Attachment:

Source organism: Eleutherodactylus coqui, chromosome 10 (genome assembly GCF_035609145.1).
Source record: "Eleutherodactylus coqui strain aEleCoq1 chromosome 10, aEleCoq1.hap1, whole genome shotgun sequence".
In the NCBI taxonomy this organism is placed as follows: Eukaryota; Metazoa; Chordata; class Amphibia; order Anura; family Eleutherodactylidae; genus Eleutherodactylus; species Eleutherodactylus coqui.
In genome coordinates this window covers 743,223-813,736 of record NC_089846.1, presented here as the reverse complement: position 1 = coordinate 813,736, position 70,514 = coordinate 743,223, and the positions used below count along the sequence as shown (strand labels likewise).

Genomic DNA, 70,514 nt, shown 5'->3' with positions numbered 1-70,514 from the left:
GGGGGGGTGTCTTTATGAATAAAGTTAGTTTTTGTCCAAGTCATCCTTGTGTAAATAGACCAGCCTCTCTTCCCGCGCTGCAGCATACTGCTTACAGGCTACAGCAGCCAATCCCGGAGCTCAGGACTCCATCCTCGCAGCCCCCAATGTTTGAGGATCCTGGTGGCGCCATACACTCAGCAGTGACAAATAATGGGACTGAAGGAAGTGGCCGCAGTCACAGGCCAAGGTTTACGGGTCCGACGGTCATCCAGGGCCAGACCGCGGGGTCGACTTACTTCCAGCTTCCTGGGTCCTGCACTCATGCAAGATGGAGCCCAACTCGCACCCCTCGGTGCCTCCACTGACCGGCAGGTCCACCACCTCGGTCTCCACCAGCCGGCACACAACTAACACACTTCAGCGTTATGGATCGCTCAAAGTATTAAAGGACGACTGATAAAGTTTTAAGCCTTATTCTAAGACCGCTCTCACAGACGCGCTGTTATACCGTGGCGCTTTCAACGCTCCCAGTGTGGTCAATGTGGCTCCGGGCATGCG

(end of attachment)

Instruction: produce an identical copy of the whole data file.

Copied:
Source organism: Eleutherodactylus coqui, chromosome 10 (genome assembly GCF_035609145.1).
Source record: "Eleutherodactylus coqui strain aEleCoq1 chromosome 10, aEleCoq1.hap1, whole genome shotgun sequence".
In the NCBI taxonomy this organism is placed as follows: Eukaryota; Metazoa; Chordata; class Amphibia; order Anura; family Eleutherodactylidae; genus Eleutherodactylus; species Eleutherodactylus coqui.
In genome coordinates this window covers 743,223-813,736 of record NC_089846.1, presented here as the reverse complement: position 1 = coordinate 813,736, position 70,514 = coordinate 743,223, and the positions used below count along the sequence as shown (strand labels likewise).

Genomic DNA, 70,514 nt, shown 5'->3' with positions numbered 1-70,514 from the left:
GGGGGGGTGTCTTTATGAATAAAGTTAGTTTTTGTCCAAGTCATCCTTGTGTAAATAGACCAGCCTCTCTTCCCGCGCTGCAGCATACTGCTTACAGGCTACAGCAGCCAATCCCGGAGCTCAGGACTCCATCCTCGCAGCCCCCAATGTTTGAGGATCCTGGTGGCGCCATACACTCAGCAGTGACAAATAATGGGACTGAAGGAAGTGGCCGCAGTCACAGGCCAAGGTTTACGGGTCCGACGGTCATCCAGGGCCAGACCGCGGGGTCGACTTACTTCCAGCTTCCTGGGTCCTGCACTCATGCAAGATGGAGCCCAACTCGCACCCCTCGGTGCCTCCACTGACCGGCAGGTCCACCACCTCGGTCTCCACCAGCCGGCACACAACTAACACACTTCAGCGTTATGGATCGCTCAAAGTATTAAAGGACGACTGATAAAGTTTTAAGCCTTATTCTAAGACCGCTCTCACAGACGCGCTGTTATACCGTGGCGCTTTCAACGCTCCCAGTGTGGTCAATGTGGCTCCGGGCATGCG